The key to mitigating abrupt and unexpected disruptions in any company’s global supply chain is timely, actionable information.
That includes systematic monitoring of key suppliers to keep abreast of any news affecting their sites that could lead to a disruption, such as labor unrest, natural disaster, armed conflict or epidemic. To avoid unwelcome surprises and supply-chain disruptions, organizations need to keep lines of communications open with suppliers, and build enough trust to encourage the sharing of important information.
The technology to accomplish that sort of communication is already widely available. According to the authors of a recent Harvard Business Review study on supply chains, artificial intelligence and natural-language processing have made supplier monitoring — which they describe as the bare minimum of what companies need to do — both affordable and readily accessible. Beyond that, some companies invest years in creating detailed heat maps of their supply chains, knowing which parts originate or pass through specific sites, frequently down to the third tier. Such knowledge can provide a company with enough lead time to carry out mitigation strategies in the event of a disruption.
But the question of whether or not advanced technologies have been installed for monitoring, while significant, isn’t really the thorniest issue in working with suppliers. That distinction goes to a pattern of adversarial business relationships, in which buyers routinely beat up their suppliers over price, and suppliers often return the compliment by increasing prices or extending delivery times whenever their goods are in short supply. It’s a sad fact that over the years, many companies have decided that their poor profitability isn’t really their own fault; it’s because of their suppliers, who must cut their prices no matter what their contracts might say.
A big part of rising above that acrimony involves looking at supplier relationships as collaborative enterprises in which customers and their suppliers see one another as partners, not adversaries. That can include negotiating adjusted payments which take into account a supplier’s short-term cash-flow challenges, urgent operational challenges, and other priorities — all considerations that could be amply rewarded through future business. But companies who see their supplier relationships as built on zero-sum negotiations will have a difficult time resetting those relationships.
At the same time, supply disruptions might not be the fault of a company’s favored supplier as much as of that supplier’s suppliers — the Tier 2 and Tier 3 sources of materials on which the Tier 1 supplier relies to produce its products. That’s because, as supply chains become more global, vulnerabilities have also grown and become harder to assess. A recent Dun & Bradstreet report found that while only 162 of the Fortune 1000 companies had Tier 1 suppliers in the Wuhan region of China, almost all of them — 938 of the top 1000 — had one or more Tier 2 suppliers there. But without good visibility into their supply chains, companies are unlikely to recognize their exposure to regional issues that could quickly turn around and hammer them.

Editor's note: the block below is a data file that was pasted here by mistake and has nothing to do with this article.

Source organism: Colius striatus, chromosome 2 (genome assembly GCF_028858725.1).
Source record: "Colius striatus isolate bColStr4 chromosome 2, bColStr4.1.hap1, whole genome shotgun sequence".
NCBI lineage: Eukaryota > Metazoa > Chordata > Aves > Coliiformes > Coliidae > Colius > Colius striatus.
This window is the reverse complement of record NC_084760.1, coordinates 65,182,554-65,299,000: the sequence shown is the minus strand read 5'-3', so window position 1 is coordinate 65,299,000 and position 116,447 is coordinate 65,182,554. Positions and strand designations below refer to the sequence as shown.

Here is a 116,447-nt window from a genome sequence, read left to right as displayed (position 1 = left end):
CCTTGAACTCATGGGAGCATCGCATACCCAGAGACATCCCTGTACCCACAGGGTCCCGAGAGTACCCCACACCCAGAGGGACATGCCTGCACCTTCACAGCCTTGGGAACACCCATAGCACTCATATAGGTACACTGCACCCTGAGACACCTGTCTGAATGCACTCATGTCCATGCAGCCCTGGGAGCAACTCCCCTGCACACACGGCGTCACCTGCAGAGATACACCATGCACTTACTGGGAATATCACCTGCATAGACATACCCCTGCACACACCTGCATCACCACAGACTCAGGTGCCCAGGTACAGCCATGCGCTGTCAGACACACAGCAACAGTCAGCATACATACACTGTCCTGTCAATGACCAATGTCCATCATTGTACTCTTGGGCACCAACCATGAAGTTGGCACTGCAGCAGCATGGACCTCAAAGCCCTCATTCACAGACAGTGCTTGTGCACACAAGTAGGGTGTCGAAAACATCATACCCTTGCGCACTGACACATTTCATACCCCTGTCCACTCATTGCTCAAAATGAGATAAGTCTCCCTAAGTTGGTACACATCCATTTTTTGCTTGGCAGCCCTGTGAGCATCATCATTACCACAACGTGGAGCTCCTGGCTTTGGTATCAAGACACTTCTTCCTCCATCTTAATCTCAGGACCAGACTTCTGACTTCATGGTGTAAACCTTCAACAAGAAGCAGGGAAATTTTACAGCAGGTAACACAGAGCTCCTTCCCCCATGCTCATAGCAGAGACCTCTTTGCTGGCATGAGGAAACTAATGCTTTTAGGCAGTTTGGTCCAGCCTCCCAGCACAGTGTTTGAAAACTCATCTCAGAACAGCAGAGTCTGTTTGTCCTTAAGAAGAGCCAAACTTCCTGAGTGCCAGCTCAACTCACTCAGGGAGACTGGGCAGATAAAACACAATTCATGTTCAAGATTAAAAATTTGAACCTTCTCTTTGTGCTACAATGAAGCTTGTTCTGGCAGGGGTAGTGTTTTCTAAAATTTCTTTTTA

What should we learn from this? One lesson is to apply the concept of diversification, proven in investment portfolio analysis, to supplier risk management. It teaches, for example, that having alternative suppliers on call to mitigate risk wouldn’t really matter if both are located in the same region, like Wuhan. Instead, procurement leaders need to make sure there is an authentic level of diversification within their supplier portfolios.
At the same time, there’s a significant gap in performance between leaders and laggards in procurement. Forrester conducted a study just before the pandemic which found that 93% of mature organizations regularly collaborated with their suppliers, but only 16% of beginning companies did so. Similar numbers applied to managing spend by category. It’s a gap that is expected to continue increasing, as advanced procurement organizations work toward new objectives and invest more in technology than laggards.
While narrowing the gap in supply chain resilience can be a long-term project, learning the risks of single (or non-diversified) sourcing shouldn’t be. It’s a lesson that has been repeated often enough to make its dangers clear to any procurement professional. Progress can be accelerated by implementing digital technology to enhance agility, improve access to valuable insights, expand staff capacity, identify important contractual issues, and help scale collaboration. While many procurement leaders have taken advantage of digital technology to extend their success, many others lag behind. With the prospect of recurring pandemics and other major disruptions a virtual certainty, there might still be time to do some catching up before the next disaster strikes.
Sundar Kamak is head of manufacturing solutions at Ivalua.
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